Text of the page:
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tiktaalik_feature

Excerpt: Lynn Pedersen

From Tiktaalik, Adieu Begin No plans and preparations without first having a vision, like an angel appearing to you in your bedchamber, or thought slipping in as you butter your toast, stir your coffee. And how to know what to pack, especially for a trip to where no one’s ever been? Easier to follow a … Continue reading

keen_review

Book Review: Keen by Lauren Gordon

by Tamara J. Madison Keen By Lauren Gordon Horse Less Press. $8 keen (n) – a lamentation for the dead uttered in a wailing voice or sometimes in a wordless cry (v) – to make a loud and long cry of sorrow:  to lament (adj) – having or showing an ability to think clearly and … Continue reading

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Poem: Robert Okaji

Bread That year we learned the true language of fear. I baked boule and you haunted medical sites. You said to arrive I must first depart or be willing to suffer self-awareness. Let’s not mention our pact just yet. My basic boule requires a Dutch oven, 20 ounces of flour, water, yeast and salt. At … Continue reading

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Excerpt: Gail Thomas

From Waving Back All Hallows I feared grandmother’s faded corset draped over the shower bar, laces dangling like naked pink worms. And the way my gentle father morphed to monster when faced with a leaky faucet or faulty lock. On Halloween I did not want to be a princess, though rescue seemed exciting in an … Continue reading

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Book Review: Ina Coolbrith: The Bittersweet Song of California’s First Poet Laureate by Aleta George

by Keith Skinner Ina Coolbrith: The Bittersweet Song of California’s First Poet Laureate By Aleta George Shifting Plates Press. 362 pages. $19.95 I was quickly drawn into this story that begins with fifteen-year-old Ina Coolbrith attending school for the first time in Los Angeles and being inspired by her discovery of the self-educated poet Edward … Continue reading

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Double Dose Poem: Danielle Susi

Some Pain is More Important than Other Pain We hand baskets to families who suffer for Flor de Caña where the water is sugar cane poison and watermelons bloom overnight like teenage girls Fried plantain bumps up against burning trash Tortillas molded in flying saucers over fire and I can’t tell whether it is the … Continue reading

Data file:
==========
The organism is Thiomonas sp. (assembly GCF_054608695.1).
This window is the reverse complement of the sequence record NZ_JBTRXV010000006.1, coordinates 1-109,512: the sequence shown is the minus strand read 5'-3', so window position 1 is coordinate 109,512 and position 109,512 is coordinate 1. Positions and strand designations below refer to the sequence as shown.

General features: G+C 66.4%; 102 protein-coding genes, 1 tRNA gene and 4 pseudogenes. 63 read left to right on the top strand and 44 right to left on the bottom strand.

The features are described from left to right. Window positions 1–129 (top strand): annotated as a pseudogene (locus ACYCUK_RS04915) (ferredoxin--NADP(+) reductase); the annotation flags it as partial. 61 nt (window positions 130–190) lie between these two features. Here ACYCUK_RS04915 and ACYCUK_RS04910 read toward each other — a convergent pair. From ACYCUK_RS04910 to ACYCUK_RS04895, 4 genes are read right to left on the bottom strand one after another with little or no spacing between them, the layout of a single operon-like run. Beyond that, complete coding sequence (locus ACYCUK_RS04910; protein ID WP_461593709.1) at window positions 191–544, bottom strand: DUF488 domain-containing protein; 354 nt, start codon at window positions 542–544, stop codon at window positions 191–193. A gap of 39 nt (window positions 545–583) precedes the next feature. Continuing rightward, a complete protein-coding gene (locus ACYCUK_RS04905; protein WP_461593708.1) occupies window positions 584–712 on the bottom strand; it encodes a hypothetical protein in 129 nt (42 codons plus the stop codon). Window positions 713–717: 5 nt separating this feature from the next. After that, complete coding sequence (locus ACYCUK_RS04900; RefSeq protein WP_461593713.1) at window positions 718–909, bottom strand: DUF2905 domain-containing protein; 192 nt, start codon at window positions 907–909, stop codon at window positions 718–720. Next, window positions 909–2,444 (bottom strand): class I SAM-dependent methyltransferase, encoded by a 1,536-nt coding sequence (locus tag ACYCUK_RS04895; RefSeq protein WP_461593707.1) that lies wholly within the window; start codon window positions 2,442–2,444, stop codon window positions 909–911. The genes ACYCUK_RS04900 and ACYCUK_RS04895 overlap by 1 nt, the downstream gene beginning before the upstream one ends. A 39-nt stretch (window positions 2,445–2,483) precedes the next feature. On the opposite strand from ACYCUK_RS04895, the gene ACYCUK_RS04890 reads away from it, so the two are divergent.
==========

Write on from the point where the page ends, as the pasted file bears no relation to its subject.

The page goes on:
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Poem: Danielle Susi

Burn I watched you push yourself in front of that train. And I grabbed you. Reached out with my long arm. Made you conductive like the rails. Made you carbon held against the post to be burned. So that some smoldering smoke might spread. I saw you jump from that roof but never touch down. … Continue reading

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Three Questions: Meg Johnson

We featured an excerpt from Meg Johnson’s Inappropriate Sleepover (The National Poetry Review Press, 2014) in January. Her poems have appeared in Hobart, Nashville Review, The Puritan, Sugar House Review, Verse Daily, and others. Meg started dancing at a young age and worked professionally in the performing arts for many years. She is the editor … Continue reading

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Excerpt: Jessica Goodfellow

From Mendeleev’s Mandala Self-Portrait, with Vertigo If my range of vision is imagined as a clock face, it’s toward eleven that I cannot tilt my head without my inner ear shaking like a snow globe, setting otoliths awhirl in a blizzard of dizzy. The specialist calmly explained, There’s nothing to be done. From now on, … Continue reading

side work

Story: Jennifer Genest

Side Work 1988. The most popular song, “Don’t Worry, Be Happy” by Bobby McFerrin, was what my manager, Scott, would sing, ad nauseum, whenever we had any sort of gripe. This was funny to me, at fifteen at my first job—a waitress at a Deering Ice Cream and Family Restaurant in my home town in … Continue reading

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